Feral cats are of the domestic cat species, but are not socialized to people. They live among their own in “colonies,” and unless neutered, those colonies grow. I am working to effectively address stray and feral cats in our Kuna community with a program called Trap‐Neuter‐Return. We can reduce the amount of money that will be needed for animal control services by using the Trap-Neuter-Return method for cats.
Trap‐Neuter‐Return improves the lives of feral cats. Trap‐Neuter‐Return is the most cost effective, long‐term approach for stray and feral cats. Cats are humanely trapped, spayed or neutered and their population gradually reduces over time. The bad behaviors stop. Such as mating, yowling and fighting, and the cats become good neighbors.
Traditional approaches for feral cats—such as catch and kill or attempts do not work. They are costly, inhumane, and endless. Having cats removed from an area creates a vacuum, which more cats move into and breed to fill the space. Decades of these failed practices proves their futility.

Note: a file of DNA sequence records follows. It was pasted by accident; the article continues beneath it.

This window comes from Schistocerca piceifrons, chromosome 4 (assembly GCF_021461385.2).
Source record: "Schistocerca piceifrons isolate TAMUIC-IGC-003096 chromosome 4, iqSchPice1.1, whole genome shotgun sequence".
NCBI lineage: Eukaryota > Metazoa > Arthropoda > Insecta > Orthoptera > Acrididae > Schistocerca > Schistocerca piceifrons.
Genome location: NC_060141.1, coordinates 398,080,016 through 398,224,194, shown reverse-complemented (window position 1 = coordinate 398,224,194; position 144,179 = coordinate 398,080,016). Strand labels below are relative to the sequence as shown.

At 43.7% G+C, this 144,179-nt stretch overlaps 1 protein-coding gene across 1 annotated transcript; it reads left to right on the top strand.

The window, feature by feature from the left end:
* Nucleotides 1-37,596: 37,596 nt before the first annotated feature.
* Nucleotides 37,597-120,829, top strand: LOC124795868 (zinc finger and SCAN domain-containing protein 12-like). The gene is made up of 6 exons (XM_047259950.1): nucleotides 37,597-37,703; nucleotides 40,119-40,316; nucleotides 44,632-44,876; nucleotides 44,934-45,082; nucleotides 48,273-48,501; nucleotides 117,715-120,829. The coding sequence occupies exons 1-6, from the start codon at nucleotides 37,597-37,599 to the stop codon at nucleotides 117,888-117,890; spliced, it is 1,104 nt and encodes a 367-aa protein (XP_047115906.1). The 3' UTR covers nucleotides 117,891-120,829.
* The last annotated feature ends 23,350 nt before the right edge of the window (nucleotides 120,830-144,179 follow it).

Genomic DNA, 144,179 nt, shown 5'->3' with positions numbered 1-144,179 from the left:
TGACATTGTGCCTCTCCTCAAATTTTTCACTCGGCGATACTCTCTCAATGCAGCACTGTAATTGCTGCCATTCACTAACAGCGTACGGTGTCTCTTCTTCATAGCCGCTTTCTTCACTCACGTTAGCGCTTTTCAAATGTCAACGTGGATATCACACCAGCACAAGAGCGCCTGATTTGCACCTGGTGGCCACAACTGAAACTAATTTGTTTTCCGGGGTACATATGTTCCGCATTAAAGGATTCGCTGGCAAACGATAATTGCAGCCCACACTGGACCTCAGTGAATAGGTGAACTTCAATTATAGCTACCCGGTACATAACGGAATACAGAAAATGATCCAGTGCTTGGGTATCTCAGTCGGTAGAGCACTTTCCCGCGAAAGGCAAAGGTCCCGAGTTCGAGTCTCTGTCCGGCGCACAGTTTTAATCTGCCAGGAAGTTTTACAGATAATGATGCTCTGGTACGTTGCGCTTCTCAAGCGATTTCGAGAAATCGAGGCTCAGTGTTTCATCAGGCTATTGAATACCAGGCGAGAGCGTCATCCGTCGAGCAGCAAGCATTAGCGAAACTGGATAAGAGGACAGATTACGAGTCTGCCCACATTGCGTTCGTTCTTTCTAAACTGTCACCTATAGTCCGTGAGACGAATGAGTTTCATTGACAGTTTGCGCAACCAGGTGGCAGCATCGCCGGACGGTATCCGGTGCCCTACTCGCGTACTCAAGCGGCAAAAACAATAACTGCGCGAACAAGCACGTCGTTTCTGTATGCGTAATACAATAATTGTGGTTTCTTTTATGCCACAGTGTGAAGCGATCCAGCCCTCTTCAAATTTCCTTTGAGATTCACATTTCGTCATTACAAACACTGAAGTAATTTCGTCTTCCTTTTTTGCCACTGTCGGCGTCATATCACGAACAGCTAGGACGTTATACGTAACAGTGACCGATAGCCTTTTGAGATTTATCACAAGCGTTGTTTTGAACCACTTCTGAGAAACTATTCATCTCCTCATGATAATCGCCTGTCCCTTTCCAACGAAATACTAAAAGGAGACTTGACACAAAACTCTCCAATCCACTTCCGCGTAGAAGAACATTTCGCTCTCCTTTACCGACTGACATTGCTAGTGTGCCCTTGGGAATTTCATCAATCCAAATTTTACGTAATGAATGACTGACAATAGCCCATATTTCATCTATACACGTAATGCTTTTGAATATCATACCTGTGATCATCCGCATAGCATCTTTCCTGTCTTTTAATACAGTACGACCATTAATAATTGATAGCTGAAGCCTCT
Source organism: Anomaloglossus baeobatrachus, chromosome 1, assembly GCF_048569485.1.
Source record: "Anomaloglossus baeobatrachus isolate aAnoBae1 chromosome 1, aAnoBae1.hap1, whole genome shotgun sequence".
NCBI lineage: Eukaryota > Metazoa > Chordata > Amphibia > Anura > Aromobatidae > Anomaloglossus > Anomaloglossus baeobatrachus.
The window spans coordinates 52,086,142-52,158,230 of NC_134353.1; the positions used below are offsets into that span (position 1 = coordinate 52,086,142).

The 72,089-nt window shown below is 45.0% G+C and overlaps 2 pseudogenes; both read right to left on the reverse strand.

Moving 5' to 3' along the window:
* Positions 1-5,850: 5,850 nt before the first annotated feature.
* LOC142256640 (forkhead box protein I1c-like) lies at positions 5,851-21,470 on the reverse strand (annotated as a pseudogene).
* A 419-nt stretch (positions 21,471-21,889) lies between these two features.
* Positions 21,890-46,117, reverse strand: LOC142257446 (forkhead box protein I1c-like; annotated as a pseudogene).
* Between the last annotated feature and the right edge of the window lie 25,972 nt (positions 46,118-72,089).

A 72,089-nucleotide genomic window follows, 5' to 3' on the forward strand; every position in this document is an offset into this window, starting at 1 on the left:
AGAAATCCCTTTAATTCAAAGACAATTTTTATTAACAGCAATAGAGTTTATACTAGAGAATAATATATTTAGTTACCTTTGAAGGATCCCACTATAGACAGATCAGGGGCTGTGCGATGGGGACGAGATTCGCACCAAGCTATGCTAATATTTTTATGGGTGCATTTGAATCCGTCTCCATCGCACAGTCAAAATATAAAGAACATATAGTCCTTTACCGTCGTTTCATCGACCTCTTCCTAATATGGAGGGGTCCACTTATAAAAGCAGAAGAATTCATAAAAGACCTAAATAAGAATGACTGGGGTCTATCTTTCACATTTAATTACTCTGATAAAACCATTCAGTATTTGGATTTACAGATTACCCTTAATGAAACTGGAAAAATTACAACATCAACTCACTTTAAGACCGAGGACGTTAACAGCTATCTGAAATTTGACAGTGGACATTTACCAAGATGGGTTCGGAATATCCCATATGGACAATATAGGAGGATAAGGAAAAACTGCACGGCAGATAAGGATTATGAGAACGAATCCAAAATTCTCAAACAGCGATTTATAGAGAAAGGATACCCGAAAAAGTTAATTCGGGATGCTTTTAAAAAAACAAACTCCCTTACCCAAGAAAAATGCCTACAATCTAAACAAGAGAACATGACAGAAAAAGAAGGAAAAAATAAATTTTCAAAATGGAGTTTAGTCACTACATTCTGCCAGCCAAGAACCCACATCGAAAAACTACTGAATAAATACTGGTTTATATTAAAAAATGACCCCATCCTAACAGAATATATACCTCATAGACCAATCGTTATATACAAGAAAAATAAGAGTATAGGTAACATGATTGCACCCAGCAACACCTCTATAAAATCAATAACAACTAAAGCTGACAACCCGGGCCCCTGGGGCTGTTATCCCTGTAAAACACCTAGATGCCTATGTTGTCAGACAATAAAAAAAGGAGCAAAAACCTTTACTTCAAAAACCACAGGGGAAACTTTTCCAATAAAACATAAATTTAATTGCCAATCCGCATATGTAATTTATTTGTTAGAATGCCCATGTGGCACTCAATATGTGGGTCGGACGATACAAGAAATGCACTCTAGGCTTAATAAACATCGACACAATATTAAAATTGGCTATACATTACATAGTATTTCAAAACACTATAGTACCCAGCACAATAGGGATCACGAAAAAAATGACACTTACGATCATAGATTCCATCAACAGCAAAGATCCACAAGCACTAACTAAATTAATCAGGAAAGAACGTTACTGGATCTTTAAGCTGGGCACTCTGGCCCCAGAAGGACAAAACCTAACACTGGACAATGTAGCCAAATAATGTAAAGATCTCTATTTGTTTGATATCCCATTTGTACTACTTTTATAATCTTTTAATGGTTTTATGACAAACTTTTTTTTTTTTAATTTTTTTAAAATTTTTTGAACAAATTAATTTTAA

Our community wants compassionate solutions. An overwhelming majority of Americans—81%—believe it is more humane to leave a stray cat outside to live out her life than have her caught and killed.
There are simple things we can do together to ensure a peaceful coexistence. Sometimes outdoor felines behave in ways that their human neighbors don’t like or understand. Not everyone likes having cats and I can work with you to take some quick steps that ensure the cats are diverted from areas they are not wanted.
Alley Cat Allies, a national nonprofit organization dedicated to protecting and improving the lives of cats, provides extensive resources and educational materials online at www.alleycat.org if you’re interested in learning more.
— Andy Arledge
I subscribe to the KMN for a better connection to the community. Although being aware of crime and punishment is indeed relevant and important, I believe the police blotter shouldn’t take up half of the second page and major crimes should be deep within the papers. Please capitalize on the good, not the bad.
Thanks for all that you do. I’m looking forward to seeing a more positive, warmer front page to the paper again.
— Lea Johnson